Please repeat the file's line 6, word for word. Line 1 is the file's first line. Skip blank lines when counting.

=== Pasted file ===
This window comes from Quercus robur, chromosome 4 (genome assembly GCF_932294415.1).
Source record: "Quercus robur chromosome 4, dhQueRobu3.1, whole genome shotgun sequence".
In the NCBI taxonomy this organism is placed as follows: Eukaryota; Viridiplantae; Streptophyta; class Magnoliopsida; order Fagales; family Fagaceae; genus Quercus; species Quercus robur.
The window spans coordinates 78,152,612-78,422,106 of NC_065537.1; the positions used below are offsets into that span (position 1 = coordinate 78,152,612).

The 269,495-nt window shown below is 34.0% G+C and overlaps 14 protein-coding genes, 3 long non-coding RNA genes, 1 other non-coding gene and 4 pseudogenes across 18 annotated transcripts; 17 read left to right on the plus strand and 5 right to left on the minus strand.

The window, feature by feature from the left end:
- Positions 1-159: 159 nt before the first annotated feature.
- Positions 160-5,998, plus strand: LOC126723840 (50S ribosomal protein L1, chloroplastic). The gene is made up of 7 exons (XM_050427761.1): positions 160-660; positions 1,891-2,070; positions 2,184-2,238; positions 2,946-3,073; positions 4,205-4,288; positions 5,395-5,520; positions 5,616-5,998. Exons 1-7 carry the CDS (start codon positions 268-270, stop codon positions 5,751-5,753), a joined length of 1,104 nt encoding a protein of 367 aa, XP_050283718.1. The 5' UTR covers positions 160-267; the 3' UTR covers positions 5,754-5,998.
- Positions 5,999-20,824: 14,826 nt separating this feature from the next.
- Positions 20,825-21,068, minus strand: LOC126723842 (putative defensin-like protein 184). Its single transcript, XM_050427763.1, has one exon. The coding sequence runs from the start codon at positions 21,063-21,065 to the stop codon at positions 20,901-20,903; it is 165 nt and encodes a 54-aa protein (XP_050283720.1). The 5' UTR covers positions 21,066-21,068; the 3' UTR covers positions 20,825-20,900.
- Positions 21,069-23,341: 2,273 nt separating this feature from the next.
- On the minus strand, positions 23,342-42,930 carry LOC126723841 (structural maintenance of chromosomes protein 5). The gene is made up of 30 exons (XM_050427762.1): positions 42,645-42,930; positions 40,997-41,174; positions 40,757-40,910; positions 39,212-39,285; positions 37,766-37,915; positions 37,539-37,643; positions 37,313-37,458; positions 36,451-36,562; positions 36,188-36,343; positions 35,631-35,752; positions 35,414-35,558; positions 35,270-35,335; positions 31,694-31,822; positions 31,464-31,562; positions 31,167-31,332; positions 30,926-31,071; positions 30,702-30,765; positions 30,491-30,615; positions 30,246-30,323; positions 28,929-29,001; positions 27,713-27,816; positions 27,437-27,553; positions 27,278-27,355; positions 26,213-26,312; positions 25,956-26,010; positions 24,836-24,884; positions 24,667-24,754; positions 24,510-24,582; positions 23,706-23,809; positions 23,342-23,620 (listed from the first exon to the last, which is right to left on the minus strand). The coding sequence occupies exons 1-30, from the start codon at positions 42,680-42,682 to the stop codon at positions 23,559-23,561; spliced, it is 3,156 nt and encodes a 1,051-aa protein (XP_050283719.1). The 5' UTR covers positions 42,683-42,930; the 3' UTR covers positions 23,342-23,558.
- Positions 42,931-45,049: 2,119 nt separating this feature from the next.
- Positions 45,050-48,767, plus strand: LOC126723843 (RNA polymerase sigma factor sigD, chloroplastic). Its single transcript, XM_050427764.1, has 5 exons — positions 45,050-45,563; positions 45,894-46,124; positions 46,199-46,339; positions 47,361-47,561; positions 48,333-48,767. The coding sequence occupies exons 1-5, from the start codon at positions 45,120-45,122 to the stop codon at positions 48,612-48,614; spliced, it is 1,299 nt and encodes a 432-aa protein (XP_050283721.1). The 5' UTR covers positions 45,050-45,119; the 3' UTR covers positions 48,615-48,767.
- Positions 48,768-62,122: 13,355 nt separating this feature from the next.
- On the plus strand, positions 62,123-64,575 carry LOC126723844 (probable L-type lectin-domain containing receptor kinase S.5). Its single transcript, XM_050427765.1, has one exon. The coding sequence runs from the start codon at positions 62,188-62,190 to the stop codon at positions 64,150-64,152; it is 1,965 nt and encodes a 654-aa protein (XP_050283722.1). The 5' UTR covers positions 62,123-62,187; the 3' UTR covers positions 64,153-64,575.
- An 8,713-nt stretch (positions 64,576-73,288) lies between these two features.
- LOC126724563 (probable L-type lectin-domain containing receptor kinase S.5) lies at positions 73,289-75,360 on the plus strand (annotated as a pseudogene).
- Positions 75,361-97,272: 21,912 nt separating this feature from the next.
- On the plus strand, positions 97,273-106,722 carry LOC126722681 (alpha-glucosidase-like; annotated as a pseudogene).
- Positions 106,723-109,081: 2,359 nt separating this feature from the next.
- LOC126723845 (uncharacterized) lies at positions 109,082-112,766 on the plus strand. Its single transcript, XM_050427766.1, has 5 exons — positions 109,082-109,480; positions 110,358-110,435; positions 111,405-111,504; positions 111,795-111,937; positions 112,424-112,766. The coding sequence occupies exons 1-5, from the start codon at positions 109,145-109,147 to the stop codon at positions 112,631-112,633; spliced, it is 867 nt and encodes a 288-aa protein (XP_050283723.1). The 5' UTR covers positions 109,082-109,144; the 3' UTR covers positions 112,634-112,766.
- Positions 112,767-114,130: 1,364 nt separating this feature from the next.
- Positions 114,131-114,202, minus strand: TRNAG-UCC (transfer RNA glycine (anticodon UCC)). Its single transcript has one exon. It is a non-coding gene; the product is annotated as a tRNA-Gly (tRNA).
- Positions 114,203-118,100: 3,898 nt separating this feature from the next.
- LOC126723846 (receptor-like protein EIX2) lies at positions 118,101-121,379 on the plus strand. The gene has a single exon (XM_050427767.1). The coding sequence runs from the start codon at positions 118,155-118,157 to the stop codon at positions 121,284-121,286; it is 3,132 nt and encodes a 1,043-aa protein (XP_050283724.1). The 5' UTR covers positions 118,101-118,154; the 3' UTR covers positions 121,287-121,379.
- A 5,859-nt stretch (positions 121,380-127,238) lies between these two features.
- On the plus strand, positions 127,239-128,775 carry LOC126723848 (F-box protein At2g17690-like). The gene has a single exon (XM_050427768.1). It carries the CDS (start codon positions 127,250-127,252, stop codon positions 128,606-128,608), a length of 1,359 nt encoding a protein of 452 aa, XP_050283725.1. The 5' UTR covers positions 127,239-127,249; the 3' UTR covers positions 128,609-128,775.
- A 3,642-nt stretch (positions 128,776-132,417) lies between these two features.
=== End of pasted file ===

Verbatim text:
The window, feature by feature from the left end: